The other side

China’s Chang’e spacecraft has taken a photo of the Earth along with a view we don’t usually see, the other side of the moon.

OtherSideofMoon

EarthSky reported: Extraordinary shot of moon’s far side and Earth, from Chang’e

The Chinese Chang’e 5 test vehicle captured this extraordinary view of Earth over the far side of the moon on October 28, 2014. From Earth on this date, the phase of the moon was a waxing crescent. From the moon that day, the Earth was in a waning gibbous phase.

The Chinese Chang’e 5 spacecraft, which is testing lunar sample return technology, has rounded the lunar far side and is now on the return leg of its journey to the moon. It is landed back on Earth on Friday, October 31, 2014.

Moon Connection explains Why Do We Only See One Side of the Moon?

The same physical half of the Moon, the “near side”, is always facing Earth. That means there is a far side or so-called “dark side” that is never facing Earth and can only be seen from space. This is true regardless of the moon phase.

Why is this the case? We all know that the Earth rotates on its own axis, so theoretically, the Moon should also do the same, allowing us to get a full picture of the planetoid. Why are we limited to seeing only 50 percent? It turns out that the speed at which the Moon rotates has led to this particular phenomenon. Millions of years ago, the Moon spun at a much faster pace than it does now. However, the gravitational influence of the Earth has gradually acted upon the Moon to slow its rotation down, in the same way that the much smaller gravitational influence of the Moon acts upon the Earth to create tides. This influence slowed the rotational period of the Moon to match that of its orbit – about 29.5 days – and it is now “locked in” to this period.

If the Moon didn’t spin at all, then eventually it would show its far side to the Earth while moving around our planet in orbit. However, since the rotational period is exactly the same as the orbital period, the same portion of the Moon’s sphere is always facing the Earth.

We can actually see more than half the moon due to a ‘rocking’ motion.

Actually a little bit more than half of the Moon’s surface is observable from Earth. Since the Moon’s orbit is elliptical, and not circular, the speed of its orbital travel increases and decreases depending on how close it is to our planet. The rotational speed of the Moon is constant however – and this difference between orbital speed and rotational speed means that when the Moon is farthest from the Earth, its orbital speed slows down just enough to allow its rotational speed to overtake it, giving observers a small glimpse of the usually hidden area. The term for this “rocking” motion of the Moon is called libration and it allows for 59 percent of the Moon to be seen in total (over time).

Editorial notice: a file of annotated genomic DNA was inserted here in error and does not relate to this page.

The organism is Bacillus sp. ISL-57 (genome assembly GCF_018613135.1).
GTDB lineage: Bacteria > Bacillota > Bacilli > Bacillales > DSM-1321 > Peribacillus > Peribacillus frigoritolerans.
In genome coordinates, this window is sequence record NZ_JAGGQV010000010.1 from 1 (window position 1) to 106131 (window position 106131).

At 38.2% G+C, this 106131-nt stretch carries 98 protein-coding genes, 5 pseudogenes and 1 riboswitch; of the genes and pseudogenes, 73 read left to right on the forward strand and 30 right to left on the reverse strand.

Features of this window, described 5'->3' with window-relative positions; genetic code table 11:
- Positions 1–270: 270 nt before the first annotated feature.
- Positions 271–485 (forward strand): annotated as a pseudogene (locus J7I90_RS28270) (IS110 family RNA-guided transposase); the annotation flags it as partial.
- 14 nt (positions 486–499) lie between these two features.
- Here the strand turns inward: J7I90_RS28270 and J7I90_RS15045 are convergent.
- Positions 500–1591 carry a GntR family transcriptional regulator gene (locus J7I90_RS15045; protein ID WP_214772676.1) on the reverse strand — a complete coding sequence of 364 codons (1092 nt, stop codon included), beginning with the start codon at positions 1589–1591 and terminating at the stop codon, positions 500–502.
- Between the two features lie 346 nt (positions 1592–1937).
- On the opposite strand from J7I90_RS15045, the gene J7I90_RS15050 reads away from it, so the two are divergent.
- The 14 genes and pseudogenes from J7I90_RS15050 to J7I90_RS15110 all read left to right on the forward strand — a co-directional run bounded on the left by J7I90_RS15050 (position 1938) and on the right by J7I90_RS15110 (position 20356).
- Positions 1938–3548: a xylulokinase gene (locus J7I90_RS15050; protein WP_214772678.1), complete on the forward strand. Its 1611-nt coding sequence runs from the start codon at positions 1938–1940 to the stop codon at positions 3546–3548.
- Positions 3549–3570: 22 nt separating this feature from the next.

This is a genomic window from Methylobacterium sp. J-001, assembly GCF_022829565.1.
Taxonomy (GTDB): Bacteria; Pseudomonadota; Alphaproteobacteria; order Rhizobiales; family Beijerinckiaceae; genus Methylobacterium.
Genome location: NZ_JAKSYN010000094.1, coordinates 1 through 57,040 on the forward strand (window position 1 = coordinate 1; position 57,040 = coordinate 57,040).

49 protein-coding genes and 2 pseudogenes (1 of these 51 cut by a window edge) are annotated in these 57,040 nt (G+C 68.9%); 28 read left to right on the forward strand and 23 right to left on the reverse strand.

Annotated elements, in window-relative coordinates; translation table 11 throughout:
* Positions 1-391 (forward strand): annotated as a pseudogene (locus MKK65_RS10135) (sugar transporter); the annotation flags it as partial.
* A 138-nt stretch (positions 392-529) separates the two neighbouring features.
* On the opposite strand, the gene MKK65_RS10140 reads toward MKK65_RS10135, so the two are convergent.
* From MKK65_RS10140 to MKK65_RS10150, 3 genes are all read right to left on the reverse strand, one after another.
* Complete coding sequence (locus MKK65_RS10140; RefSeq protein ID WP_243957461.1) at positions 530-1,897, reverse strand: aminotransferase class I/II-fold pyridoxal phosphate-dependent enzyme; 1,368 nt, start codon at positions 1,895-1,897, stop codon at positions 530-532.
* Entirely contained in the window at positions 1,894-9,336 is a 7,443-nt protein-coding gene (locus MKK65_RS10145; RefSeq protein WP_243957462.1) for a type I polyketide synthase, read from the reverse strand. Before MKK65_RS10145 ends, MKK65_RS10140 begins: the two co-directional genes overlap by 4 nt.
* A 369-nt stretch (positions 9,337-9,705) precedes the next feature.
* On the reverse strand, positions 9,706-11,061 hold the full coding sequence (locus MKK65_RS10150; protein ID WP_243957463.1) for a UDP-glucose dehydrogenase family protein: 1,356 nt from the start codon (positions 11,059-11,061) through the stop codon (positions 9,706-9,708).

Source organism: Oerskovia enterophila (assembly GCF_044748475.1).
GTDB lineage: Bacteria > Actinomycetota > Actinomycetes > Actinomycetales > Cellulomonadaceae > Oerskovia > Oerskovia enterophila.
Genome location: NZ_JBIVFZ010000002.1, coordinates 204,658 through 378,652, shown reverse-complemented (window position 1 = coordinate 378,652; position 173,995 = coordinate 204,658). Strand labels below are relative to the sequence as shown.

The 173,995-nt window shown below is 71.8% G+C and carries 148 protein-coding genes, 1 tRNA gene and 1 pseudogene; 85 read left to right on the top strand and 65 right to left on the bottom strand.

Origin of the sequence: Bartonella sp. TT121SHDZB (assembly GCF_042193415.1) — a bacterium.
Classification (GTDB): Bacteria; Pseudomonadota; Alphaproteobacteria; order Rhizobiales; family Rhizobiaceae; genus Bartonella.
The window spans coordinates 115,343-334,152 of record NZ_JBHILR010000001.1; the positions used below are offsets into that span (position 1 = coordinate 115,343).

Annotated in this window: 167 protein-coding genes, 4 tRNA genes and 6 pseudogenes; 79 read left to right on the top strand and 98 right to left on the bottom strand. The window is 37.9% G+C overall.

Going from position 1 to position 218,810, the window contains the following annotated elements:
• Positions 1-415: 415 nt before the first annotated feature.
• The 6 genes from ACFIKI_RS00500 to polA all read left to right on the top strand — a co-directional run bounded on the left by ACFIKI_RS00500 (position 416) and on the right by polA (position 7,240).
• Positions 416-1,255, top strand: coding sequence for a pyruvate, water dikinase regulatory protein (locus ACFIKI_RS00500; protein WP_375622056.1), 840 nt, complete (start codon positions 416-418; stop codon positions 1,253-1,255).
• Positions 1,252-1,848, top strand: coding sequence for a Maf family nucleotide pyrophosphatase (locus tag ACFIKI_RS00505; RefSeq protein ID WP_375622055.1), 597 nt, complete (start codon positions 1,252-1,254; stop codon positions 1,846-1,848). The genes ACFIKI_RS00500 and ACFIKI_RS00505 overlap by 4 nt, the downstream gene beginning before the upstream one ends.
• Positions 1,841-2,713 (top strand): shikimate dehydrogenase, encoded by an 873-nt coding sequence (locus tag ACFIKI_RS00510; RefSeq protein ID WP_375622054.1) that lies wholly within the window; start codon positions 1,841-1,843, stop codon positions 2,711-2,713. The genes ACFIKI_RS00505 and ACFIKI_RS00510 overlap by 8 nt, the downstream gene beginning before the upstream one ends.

There is no dark side of the moon, only a side we can’t see from Earth.

One reason that the far side of the Moon is frequently referred to as the “dark side” is because many people mistakenly think that it never sees any light from the Sun. In that sense the term “dark side” is wrong and misleading. In fact, since the Moon is constantly rotating on its own axis, there is no area of the planetoid which is in permanent darkness, and the far side of the Moon is only completely devoid of sunlight during a Full Moon – when the Sun is facing the Moon with the Earth in between.

What’s this got to do with politics? Nothing really, but I’ll make up an association.

There’s another side to most things, even though we may not find it easy to see it.

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1 Comment

  1. kathy maddren

     /  10th November 2014

    I see your association Pee-Gee.

    And I’m prepared to raise you one more.

    This post beats all Pete Belts boring maps hands down, and even given “Lux” a good run for his or her money.

    Reply

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